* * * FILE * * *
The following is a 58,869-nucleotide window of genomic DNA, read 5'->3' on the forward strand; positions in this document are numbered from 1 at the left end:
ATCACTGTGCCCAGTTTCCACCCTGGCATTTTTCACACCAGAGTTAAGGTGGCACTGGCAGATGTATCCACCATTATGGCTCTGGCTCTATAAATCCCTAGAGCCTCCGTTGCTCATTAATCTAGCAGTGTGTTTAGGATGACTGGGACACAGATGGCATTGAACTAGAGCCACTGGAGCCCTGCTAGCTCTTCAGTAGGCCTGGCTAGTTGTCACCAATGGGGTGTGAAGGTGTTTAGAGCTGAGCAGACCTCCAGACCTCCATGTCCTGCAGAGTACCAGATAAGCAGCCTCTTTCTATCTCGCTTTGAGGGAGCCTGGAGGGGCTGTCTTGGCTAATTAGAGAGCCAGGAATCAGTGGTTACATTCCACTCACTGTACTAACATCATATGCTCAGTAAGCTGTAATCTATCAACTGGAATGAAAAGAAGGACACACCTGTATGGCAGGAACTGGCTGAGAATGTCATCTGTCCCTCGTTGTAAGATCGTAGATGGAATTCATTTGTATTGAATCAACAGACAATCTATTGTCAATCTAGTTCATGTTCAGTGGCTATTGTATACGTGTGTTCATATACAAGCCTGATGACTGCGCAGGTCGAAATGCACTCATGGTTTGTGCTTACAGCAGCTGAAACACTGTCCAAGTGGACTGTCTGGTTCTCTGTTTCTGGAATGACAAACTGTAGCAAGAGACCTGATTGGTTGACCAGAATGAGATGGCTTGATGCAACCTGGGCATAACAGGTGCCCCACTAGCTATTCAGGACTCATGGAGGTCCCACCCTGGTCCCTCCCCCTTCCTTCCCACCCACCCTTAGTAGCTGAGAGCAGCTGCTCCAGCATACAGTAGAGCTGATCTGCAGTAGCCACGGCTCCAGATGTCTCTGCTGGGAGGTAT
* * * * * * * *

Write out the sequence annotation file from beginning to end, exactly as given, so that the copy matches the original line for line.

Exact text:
The following is a 58,869-nucleotide window of genomic DNA, read 5'->3' on the forward strand; positions in this document are numbered from 1 at the left end:
ATCACTGTGCCCAGTTTCCACCCTGGCATTTTTCACACCAGAGTTAAGGTGGCACTGGCAGATGTATCCACCATTATGGCTCTGGCTCTATAAATCCCTAGAGCCTCCGTTGCTCATTAATCTAGCAGTGTGTTTAGGATGACTGGGACACAGATGGCATTGAACTAGAGCCACTGGAGCCCTGCTAGCTCTTCAGTAGGCCTGGCTAGTTGTCACCAATGGGGTGTGAAGGTGTTTAGAGCTGAGCAGACCTCCAGACCTCCATGTCCTGCAGAGTACCAGATAAGCAGCCTCTTTCTATCTCGCTTTGAGGGAGCCTGGAGGGGCTGTCTTGGCTAATTAGAGAGCCAGGAATCAGTGGTTACATTCCACTCACTGTACTAACATCATATGCTCAGTAAGCTGTAATCTATCAACTGGAATGAAAAGAAGGACACACCTGTATGGCAGGAACTGGCTGAGAATGTCATCTGTCCCTCGTTGTAAGATCGTAGATGGAATTCATTTGTATTGAATCAACAGACAATCTATTGTCAATCTAGTTCATGTTCAGTGGCTATTGTATACGTGTGTTCATATACAAGCCTGATGACTGCGCAGGTCGAAATGCACTCATGGTTTGTGCTTACAGCAGCTGAAACACTGTCCAAGTGGACTGTCTGGTTCTCTGTTTCTGGAATGACAAACTGTAGCAAGAGACCTGATTGGTTGACCAGAATGAGATGGCTTGATGCAACCTGGGCATAACAGGTGCCCCACTAGCTATTCAGGACTCATGGAGGTCCCACCCTGGTCCCTCCCCCTTCCTTCCCACCCACCCTTAGTAGCTGAGAGCAGCTGCTCCAGCATACAGTAGAGCTGATCTGCAGTAGCCACGGCTCCAGATGTCTCTGCTGGGAGGTAT